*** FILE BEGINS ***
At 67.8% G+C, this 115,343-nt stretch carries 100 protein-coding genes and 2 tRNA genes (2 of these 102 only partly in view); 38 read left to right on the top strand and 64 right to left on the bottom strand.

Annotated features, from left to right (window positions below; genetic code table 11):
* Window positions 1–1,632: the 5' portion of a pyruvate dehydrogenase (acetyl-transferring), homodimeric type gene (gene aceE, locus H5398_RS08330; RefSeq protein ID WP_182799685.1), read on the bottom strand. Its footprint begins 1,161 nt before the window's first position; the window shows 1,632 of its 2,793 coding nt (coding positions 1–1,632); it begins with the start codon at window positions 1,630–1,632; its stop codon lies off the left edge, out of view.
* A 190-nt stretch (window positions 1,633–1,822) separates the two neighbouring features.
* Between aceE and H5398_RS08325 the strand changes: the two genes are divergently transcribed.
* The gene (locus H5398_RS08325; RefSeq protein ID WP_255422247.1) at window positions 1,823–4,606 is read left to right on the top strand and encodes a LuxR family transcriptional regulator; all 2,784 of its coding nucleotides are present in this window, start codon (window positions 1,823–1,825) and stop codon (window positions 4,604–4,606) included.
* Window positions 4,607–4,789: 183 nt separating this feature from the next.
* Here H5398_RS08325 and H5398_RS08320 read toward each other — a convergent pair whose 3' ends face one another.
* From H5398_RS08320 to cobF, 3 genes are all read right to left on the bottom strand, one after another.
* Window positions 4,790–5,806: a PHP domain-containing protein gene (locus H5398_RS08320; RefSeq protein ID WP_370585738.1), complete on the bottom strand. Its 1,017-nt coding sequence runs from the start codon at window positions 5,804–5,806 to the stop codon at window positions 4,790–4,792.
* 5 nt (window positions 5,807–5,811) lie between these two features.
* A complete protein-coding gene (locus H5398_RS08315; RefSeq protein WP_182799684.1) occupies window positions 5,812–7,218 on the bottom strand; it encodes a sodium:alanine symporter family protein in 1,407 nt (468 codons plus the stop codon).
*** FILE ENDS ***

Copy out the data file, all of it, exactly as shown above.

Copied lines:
At 67.8% G+C, this 115,343-nt stretch carries 100 protein-coding genes and 2 tRNA genes (2 of these 102 only partly in view); 38 read left to right on the top strand and 64 right to left on the bottom strand.

Annotated features, from left to right (window positions below; genetic code table 11):
* Window positions 1–1,632: the 5' portion of a pyruvate dehydrogenase (acetyl-transferring), homodimeric type gene (gene aceE, locus H5398_RS08330; RefSeq protein ID WP_182799685.1), read on the bottom strand. Its footprint begins 1,161 nt before the window's first position; the window shows 1,632 of its 2,793 coding nt (coding positions 1–1,632); it begins with the start codon at window positions 1,630–1,632; its stop codon lies off the left edge, out of view.
* A 190-nt stretch (window positions 1,633–1,822) separates the two neighbouring features.
* Between aceE and H5398_RS08325 the strand changes: the two genes are divergently transcribed.
* The gene (locus H5398_RS08325; RefSeq protein ID WP_255422247.1) at window positions 1,823–4,606 is read left to right on the top strand and encodes a LuxR family transcriptional regulator; all 2,784 of its coding nucleotides are present in this window, start codon (window positions 1,823–1,825) and stop codon (window positions 4,604–4,606) included.
* Window positions 4,607–4,789: 183 nt separating this feature from the next.
* Here H5398_RS08325 and H5398_RS08320 read toward each other — a convergent pair whose 3' ends face one another.
* From H5398_RS08320 to cobF, 3 genes are all read right to left on the bottom strand, one after another.
* Window positions 4,790–5,806: a PHP domain-containing protein gene (locus H5398_RS08320; RefSeq protein ID WP_370585738.1), complete on the bottom strand. Its 1,017-nt coding sequence runs from the start codon at window positions 5,804–5,806 to the stop codon at window positions 4,790–4,792.
* 5 nt (window positions 5,807–5,811) lie between these two features.
* A complete protein-coding gene (locus H5398_RS08315; RefSeq protein WP_182799684.1) occupies window positions 5,812–7,218 on the bottom strand; it encodes a sodium:alanine symporter family protein in 1,407 nt (468 codons plus the stop codon).